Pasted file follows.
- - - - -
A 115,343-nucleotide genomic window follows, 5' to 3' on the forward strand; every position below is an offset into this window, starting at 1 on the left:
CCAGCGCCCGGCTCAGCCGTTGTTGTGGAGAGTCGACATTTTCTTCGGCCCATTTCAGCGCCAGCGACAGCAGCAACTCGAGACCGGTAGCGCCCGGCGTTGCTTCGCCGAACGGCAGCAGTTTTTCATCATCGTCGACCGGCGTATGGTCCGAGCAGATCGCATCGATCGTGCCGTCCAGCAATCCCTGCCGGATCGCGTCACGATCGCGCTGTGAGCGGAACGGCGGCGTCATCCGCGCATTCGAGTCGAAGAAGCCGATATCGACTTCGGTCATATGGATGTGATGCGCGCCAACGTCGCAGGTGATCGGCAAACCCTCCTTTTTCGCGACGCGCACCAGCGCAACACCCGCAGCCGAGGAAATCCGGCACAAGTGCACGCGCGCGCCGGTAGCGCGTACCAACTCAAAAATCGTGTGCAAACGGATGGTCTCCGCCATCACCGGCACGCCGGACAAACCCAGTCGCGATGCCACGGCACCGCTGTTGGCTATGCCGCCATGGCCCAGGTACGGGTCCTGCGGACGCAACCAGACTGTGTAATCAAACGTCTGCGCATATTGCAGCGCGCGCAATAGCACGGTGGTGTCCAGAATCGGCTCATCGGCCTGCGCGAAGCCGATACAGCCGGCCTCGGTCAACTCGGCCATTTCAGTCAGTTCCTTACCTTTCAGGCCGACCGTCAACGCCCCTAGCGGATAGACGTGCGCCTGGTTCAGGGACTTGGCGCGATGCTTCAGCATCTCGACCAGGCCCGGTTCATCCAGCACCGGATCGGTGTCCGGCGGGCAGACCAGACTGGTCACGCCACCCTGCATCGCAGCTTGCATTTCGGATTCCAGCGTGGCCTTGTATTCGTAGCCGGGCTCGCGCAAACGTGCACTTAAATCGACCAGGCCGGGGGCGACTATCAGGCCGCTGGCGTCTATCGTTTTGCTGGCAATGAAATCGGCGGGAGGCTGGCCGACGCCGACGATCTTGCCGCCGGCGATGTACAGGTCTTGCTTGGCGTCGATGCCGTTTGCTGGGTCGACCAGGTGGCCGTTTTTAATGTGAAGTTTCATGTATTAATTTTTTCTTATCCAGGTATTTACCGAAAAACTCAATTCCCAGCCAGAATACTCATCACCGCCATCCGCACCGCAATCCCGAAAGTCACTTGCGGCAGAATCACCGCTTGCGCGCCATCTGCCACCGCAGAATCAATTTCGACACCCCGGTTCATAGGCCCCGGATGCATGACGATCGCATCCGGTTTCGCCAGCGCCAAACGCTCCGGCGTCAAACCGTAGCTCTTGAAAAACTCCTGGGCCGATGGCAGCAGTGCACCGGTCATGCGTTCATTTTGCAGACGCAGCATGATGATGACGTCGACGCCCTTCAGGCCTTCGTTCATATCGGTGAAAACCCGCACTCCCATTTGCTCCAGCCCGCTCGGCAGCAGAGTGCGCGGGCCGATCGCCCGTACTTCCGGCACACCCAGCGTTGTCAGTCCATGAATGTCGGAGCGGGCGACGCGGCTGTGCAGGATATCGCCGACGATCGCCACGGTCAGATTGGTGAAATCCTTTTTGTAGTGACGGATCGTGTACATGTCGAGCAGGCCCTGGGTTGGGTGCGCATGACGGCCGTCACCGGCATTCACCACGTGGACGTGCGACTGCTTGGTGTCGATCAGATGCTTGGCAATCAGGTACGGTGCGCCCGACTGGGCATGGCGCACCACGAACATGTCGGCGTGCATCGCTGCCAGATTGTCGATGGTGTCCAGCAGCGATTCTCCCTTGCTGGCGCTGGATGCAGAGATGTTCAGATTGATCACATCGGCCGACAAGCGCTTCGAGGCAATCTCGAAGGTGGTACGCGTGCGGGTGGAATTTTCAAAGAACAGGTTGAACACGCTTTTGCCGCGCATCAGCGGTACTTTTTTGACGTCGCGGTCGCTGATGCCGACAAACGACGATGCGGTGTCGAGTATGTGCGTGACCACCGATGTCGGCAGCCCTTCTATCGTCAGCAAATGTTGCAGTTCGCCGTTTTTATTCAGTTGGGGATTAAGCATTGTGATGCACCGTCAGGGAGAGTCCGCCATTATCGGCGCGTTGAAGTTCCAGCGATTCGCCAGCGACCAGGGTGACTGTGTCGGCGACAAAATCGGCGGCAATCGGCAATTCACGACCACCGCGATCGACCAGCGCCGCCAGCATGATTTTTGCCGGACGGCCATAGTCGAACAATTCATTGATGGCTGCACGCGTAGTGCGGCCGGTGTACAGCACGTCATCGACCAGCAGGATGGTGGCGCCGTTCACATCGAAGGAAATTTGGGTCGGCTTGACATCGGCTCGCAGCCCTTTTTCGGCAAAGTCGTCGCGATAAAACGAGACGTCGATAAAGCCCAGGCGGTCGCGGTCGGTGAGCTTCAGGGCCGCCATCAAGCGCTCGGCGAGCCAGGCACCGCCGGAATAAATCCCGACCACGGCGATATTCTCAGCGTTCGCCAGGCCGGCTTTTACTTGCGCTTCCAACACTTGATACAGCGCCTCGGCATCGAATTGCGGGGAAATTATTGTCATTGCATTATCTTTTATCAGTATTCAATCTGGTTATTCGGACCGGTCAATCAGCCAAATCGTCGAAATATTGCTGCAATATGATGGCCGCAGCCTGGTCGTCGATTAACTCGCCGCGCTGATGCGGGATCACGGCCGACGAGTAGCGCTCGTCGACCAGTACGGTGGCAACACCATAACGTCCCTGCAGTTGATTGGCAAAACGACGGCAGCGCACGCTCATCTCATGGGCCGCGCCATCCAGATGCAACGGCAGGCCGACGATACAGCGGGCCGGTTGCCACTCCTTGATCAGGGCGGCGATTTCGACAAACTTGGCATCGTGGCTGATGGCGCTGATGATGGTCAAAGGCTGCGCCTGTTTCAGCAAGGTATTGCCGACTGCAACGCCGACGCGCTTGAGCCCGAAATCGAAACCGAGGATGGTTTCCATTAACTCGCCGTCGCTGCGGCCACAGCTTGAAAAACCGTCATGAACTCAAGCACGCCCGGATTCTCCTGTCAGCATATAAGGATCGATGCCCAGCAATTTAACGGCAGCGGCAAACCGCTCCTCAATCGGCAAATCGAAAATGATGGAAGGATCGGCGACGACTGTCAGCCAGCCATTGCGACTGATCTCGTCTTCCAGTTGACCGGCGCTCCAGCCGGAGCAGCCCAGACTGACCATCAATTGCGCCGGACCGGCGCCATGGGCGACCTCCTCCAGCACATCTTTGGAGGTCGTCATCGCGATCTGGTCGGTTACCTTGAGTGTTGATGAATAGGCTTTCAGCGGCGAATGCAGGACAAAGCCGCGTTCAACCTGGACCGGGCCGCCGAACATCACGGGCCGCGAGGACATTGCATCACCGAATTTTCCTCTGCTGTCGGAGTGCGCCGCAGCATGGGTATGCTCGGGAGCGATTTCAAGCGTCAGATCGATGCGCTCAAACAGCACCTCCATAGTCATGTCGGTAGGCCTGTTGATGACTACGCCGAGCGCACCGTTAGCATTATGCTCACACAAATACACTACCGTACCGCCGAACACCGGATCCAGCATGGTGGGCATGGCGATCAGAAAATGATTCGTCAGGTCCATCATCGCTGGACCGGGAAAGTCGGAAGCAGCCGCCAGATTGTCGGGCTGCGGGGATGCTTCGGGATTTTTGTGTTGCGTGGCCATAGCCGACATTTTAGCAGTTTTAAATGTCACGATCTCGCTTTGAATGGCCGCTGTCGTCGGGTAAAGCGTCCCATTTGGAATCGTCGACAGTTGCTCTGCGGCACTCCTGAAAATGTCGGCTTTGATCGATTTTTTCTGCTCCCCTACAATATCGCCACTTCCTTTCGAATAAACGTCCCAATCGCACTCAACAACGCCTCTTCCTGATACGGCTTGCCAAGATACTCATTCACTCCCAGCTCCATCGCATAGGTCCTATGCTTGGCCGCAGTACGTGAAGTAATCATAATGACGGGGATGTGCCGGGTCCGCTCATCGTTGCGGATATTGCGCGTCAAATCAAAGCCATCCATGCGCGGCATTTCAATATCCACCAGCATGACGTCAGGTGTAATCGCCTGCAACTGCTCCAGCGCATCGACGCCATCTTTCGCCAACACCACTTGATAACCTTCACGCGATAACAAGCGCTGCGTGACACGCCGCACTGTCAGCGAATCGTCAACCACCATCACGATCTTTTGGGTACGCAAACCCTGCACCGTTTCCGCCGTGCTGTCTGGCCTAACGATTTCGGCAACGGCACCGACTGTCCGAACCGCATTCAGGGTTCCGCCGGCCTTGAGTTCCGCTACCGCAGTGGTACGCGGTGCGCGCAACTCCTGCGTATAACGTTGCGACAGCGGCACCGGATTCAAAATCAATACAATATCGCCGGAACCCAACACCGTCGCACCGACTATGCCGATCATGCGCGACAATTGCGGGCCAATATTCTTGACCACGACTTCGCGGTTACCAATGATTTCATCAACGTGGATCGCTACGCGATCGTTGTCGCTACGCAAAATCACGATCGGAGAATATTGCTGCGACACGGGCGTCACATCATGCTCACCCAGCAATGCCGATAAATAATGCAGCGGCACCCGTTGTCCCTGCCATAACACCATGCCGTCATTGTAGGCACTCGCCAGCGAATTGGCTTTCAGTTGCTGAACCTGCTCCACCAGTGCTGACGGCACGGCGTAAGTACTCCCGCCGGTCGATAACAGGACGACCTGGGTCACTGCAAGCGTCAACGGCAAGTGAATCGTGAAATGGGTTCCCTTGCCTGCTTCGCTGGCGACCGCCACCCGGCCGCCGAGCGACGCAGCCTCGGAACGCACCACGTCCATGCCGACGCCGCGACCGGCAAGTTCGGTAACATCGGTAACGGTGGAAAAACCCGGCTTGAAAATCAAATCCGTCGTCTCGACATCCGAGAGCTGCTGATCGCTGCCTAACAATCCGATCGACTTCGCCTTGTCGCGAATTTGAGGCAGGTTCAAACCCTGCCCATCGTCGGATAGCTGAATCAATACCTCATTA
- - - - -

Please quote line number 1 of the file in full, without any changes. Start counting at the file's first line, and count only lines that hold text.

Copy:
A 115,343-nucleotide genomic window follows, 5' to 3' on the forward strand; every position below is an offset into this window, starting at 1 on the left: